Results to date show that the produced water source is a Na-Ca-Cl brine (~150,000 mg/L total dissolved solids), with relatively high concentrations of Mg, Sr, and NH4, but low SO4 and H2S. With the exception of Fe and Mn, the concentrations of trace metals are low. Results also show that some and, eventually, the bulk, of inorganic salts and some dissolved organic species in the released brine from both sites will reach Skiatook Lake.

Results at the "A" site show that the salts have essentially been removed from the sandy soil which formed in a surficial layer of eolian sand, but degraded and weathered oil persists on the surface of old oil and brine pits, close to sites of old tanks, on old channels that carried oil from tanks to the oil pits and other impacted areas. Results also show a plume of high salinity water (5,000-30,600 mg/L TDS) is present at intermediate depths that extend from below the old oil and brine pits to Skiatook Lake. No liquid petroleum was found in the contaminated groundwater, but soluble petroleum byproducts, including organic acid anions and other volatile organic compounds (VOCs) are present. Results to date clearly show that significant amounts of salts from produced-water releases and petroleum hydrocarbons still remain in the soils and rocks of the impacted area after more than 60 years of natural attenuation. At the "B" site significant amounts of produced water from the two active brine pits percolate into the surficial rocks and flow towards the Skiatook Reservoir; but only minor amounts of liquid petroleum leave the brine pits and reach the Skiatook Reservoir. At both sites, results show that the chemical composition of released brines is modified further by sorption, mineral precipitation/dissolution, transpiration, volatilization and bacterially mediated oxidation/reduction reactions.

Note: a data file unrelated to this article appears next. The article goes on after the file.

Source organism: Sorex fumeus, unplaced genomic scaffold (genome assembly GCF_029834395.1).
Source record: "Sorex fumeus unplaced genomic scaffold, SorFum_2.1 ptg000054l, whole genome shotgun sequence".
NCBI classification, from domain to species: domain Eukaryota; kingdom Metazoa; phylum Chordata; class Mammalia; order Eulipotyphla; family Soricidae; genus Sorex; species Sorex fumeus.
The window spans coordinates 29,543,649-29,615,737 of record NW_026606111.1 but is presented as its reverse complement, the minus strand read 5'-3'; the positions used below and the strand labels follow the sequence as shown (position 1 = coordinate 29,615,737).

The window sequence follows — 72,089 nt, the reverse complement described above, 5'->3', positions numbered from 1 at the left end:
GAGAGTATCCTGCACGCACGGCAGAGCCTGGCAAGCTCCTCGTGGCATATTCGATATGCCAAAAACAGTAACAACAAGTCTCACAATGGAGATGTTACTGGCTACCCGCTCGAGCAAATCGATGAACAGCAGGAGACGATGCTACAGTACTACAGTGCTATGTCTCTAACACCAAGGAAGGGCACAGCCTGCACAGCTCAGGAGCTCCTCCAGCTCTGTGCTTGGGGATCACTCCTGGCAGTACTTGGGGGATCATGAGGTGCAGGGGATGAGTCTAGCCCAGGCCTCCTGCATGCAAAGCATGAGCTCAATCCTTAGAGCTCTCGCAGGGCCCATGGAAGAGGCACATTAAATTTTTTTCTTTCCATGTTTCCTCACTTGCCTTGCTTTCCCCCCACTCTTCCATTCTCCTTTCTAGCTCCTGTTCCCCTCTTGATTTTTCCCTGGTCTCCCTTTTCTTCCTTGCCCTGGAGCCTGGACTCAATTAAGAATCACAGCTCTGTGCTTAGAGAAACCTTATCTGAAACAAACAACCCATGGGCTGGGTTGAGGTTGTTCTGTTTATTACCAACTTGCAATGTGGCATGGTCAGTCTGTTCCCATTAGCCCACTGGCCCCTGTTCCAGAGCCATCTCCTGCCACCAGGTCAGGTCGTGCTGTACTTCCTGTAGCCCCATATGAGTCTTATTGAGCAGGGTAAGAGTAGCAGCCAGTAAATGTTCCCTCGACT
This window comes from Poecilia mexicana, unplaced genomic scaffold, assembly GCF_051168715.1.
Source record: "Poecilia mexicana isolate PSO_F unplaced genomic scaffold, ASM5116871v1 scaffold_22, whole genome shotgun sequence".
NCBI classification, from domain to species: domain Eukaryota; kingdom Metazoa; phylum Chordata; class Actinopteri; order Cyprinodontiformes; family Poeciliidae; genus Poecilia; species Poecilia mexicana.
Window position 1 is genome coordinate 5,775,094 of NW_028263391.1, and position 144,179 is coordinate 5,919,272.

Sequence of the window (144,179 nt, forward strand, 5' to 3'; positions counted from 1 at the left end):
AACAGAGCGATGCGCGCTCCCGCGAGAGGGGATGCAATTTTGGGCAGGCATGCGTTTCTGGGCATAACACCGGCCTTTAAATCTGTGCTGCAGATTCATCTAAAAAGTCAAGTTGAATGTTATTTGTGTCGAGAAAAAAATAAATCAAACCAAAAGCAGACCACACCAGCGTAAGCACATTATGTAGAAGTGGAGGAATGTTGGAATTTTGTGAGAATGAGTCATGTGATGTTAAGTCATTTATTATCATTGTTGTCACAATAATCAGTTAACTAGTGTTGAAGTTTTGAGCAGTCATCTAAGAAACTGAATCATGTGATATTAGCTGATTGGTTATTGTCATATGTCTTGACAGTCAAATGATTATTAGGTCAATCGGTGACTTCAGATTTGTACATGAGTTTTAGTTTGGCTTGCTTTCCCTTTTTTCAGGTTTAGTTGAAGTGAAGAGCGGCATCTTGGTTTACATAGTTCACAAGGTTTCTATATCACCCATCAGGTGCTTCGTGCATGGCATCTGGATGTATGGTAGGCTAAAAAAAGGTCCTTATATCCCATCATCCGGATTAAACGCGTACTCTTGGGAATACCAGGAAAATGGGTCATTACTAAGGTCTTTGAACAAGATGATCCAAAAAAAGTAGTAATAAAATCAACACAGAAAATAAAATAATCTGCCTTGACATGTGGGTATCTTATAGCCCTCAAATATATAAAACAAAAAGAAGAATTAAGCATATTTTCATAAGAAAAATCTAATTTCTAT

TABLE OF CONTENTS

Introduction and Summary

By Yousif K. Kharaka and James K. Otton

Abstract

Introduction

OSPER "A" and "B"

Sites

Scientific Approach

Initial Summary Results

Future Plans

Acknowledgements

References

 

Produced Water and Hydrocarbon Releases at the Osage-Skiatook Petroleum Environmental Research Sites, Osage County, Oklahoma: Introduction and Geologic Setting

By James K. Otton and Robert A. Zielinski

Abstract

Introduction

"A" Research Site

Lease History

Geology of the "A" Site

Hydrology

"B" Research Site

Lease History

Geology of the "B" Site

Conclusions

References

 

Preliminary Geophysical Characterization of Two Oil Production Sites, Osage County, Oklahoma – Osage-Skiatook Petroleum Environmental Research Project

By Bruce D. Smith, Robert J. Bisdorf, Robert J. Horton, James K. Otton, and Ray S. Hutton

Abstract

Introduction

Methods

Geophysical Surveys at Site A

DC Resistivity Soundings

EM31 Survey

Geophysical Surveys at Site B

DC Resistivity Survey

EM31 Survey

Conclusions

References

 

Petroleum Environmental Research Sites, Osage County, Oklahoma
By Yousif K. Kharaka, James J. Thordsen, Evangelos Kakouros, and Marvin M. Abbott

Abstract

Introduction

OSPER Sites

Methods and Procedures

Laboratory Measurements

Results and Discussion

OSPER “A” Site

OSPER “B” Site

Summary and Conclusions

Acknowledgements